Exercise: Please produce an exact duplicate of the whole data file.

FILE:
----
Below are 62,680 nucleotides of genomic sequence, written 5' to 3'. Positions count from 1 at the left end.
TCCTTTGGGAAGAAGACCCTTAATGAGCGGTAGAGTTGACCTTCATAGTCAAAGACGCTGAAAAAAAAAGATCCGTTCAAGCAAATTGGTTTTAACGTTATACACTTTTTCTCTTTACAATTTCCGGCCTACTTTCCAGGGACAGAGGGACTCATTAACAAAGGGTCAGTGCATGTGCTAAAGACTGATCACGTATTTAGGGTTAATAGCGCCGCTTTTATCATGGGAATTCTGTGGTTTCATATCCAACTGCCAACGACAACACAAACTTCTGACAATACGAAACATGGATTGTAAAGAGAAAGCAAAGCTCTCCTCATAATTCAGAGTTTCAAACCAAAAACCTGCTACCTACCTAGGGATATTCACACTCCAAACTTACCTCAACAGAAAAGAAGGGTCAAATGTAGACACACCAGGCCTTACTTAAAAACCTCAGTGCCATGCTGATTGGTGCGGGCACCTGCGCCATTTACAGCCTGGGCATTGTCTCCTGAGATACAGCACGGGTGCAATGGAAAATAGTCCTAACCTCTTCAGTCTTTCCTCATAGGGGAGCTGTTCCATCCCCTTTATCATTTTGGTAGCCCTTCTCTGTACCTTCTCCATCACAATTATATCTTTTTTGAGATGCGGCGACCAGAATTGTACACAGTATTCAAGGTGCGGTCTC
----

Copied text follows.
Below are 62,680 nucleotides of genomic sequence, written 5' to 3'. Positions count from 1 at the left end.
TCCTTTGGGAAGAAGACCCTTAATGAGCGGTAGAGTTGACCTTCATAGTCAAAGACGCTGAAAAAAAAAGATCCGTTCAAGCAAATTGGTTTTAACGTTATACACTTTTTCTCTTTACAATTTCCGGCCTACTTTCCAGGGACAGAGGGACTCATTAACAAAGGGTCAGTGCATGTGCTAAAGACTGATCACGTATTTAGGGTTAATAGCGCCGCTTTTATCATGGGAATTCTGTGGTTTCATATCCAACTGCCAACGACAACACAAACTTCTGACAATACGAAACATGGATTGTAAAGAGAAAGCAAAGCTCTCCTCATAATTCAGAGTTTCAAACCAAAAACCTGCTACCTACCTAGGGATATTCACACTCCAAACTTACCTCAACAGAAAAGAAGGGTCAAATGTAGACACACCAGGCCTTACTTAAAAACCTCAGTGCCATGCTGATTGGTGCGGGCACCTGCGCCATTTACAGCCTGGGCATTGTCTCCTGAGATACAGCACGGGTGCAATGGAAAATAGTCCTAACCTCTTCAGTCTTTCCTCATAGGGGAGCTGTTCCATCCCCTTTATCATTTTGGTAGCCCTTCTCTGTACCTTCTCCATCACAATTATATCTTTTTTGAGATGCGGCGACCAGAATTGTACACAGTATTCAAGGTGCGGTCTC